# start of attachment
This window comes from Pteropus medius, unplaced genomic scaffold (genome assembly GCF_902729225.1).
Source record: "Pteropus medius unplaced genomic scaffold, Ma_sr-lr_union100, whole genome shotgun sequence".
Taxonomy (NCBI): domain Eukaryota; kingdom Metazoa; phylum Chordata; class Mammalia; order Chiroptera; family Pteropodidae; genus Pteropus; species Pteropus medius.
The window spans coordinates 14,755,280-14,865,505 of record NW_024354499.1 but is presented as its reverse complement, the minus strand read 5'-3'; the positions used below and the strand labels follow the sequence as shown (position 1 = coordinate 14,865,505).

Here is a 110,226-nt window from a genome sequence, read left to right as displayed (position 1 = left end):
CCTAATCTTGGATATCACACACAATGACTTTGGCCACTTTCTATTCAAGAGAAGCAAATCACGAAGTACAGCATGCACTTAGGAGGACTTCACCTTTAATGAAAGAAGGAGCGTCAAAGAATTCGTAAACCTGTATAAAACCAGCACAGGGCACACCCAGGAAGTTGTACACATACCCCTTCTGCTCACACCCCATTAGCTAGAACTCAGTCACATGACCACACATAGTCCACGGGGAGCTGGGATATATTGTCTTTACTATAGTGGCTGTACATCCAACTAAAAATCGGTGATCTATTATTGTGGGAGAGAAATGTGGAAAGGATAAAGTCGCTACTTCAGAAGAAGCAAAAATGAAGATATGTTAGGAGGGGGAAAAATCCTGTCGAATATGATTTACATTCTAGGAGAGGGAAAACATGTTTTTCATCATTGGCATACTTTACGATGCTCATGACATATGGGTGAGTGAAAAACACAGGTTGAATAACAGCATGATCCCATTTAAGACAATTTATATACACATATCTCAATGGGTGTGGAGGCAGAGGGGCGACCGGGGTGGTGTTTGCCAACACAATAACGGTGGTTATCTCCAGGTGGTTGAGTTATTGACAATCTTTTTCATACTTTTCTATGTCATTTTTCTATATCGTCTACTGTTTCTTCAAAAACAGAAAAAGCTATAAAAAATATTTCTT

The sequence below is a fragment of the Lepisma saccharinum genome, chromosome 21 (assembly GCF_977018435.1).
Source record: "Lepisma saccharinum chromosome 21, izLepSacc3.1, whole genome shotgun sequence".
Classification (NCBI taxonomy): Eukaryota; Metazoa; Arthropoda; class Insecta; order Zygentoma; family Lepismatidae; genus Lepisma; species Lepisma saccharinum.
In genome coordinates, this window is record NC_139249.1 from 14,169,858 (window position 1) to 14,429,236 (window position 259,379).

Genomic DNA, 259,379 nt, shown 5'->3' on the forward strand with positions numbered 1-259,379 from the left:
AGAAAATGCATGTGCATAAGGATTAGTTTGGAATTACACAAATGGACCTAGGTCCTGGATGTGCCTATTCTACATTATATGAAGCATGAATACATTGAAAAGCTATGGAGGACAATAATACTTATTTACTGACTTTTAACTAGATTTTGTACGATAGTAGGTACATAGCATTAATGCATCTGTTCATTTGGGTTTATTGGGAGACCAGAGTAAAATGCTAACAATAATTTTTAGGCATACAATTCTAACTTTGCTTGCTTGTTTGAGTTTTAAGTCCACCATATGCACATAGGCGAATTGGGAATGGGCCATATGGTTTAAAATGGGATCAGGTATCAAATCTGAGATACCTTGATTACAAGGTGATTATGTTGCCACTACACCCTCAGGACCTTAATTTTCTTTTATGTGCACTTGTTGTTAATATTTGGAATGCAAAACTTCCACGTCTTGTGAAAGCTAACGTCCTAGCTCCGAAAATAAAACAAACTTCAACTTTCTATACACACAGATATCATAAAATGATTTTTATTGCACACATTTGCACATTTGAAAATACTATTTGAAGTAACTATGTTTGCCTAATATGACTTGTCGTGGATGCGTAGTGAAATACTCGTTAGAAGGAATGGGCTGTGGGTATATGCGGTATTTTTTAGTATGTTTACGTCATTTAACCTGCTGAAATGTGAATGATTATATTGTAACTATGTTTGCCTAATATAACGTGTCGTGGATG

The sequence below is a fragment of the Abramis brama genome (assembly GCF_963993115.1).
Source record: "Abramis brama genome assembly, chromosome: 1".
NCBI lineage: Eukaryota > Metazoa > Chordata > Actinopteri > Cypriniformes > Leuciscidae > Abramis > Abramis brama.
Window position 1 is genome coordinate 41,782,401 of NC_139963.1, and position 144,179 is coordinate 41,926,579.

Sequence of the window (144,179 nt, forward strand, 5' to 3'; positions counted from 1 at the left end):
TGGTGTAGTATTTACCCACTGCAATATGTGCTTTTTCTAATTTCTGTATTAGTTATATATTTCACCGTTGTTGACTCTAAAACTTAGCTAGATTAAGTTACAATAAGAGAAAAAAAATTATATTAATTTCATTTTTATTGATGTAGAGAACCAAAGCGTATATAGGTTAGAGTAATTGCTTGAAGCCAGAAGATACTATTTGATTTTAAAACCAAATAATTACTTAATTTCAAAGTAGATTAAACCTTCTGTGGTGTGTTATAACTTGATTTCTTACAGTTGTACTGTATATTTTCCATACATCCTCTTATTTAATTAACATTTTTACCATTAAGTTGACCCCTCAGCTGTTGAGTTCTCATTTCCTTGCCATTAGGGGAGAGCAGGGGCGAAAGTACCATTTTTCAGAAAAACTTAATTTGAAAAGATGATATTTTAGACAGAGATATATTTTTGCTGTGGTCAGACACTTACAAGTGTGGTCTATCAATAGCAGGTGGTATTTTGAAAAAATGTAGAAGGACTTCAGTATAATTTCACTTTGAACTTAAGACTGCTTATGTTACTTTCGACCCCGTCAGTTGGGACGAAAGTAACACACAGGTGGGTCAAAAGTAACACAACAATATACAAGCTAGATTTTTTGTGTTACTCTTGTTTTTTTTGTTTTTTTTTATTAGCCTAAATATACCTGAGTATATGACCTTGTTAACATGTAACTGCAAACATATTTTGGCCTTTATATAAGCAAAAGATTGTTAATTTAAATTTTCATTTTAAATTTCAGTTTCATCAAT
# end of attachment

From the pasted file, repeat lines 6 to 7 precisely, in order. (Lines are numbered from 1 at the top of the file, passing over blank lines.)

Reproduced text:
CCTAATCTTGGATATCACACACAATGACTTTGGCCACTTTCTATTCAAGAGAAGCAAATCACGAAGTACAGCATGCACTTAGGAGGACTTCACCTTTAATGAAAGAAGGAGCGTCAAAGAATTCGTAAACCTGTATAAAACCAGCACAGGGCACACCCAGGAAGTTGTACACATACCCCTTCTGCTCACACCCCATTAGCTAGAACTCAGTCACATGACCACACATAGTCCACGGGGAGCTGGGATATATTGTCTTTACTATAGTGGCTGTACATCCAACTAAAAATCGGTGATCTATTATTGTGGGAGAGAAATGTGGAAAGGATAAAGTCGCTACTTCAGAAGAAGCAAAAATGAAGATATGTTAGGAGGGGGAAAAATCCTGTCGAATATGATTTACATTCTAGGAGAGGGAAAACATGTTTTTCATCATTGGCATACTTTACGATGCTCATGACATATGGGTGAGTGAAAAACACAGGTTGAATAACAGCATGATCCCATTTAAGACAATTTATATACACATATCTCAATGGGTGTGGAGGCAGAGGGGCGACCGGGGTGGTGTTTGCCAACACAATAACGGTGGTTATCTCCAGGTGGTTGAGTTATTGACAATCTTTTTCATACTTTTCTATGTCATTTTTCTATATCGTCTACTGTTTCTTCAAAAACAGAAAAAGCTATAAAAAATATTTCTT

The sequence below is a fragment of the Lepisma saccharinum genome, chromosome 21 (assembly GCF_977018435.1).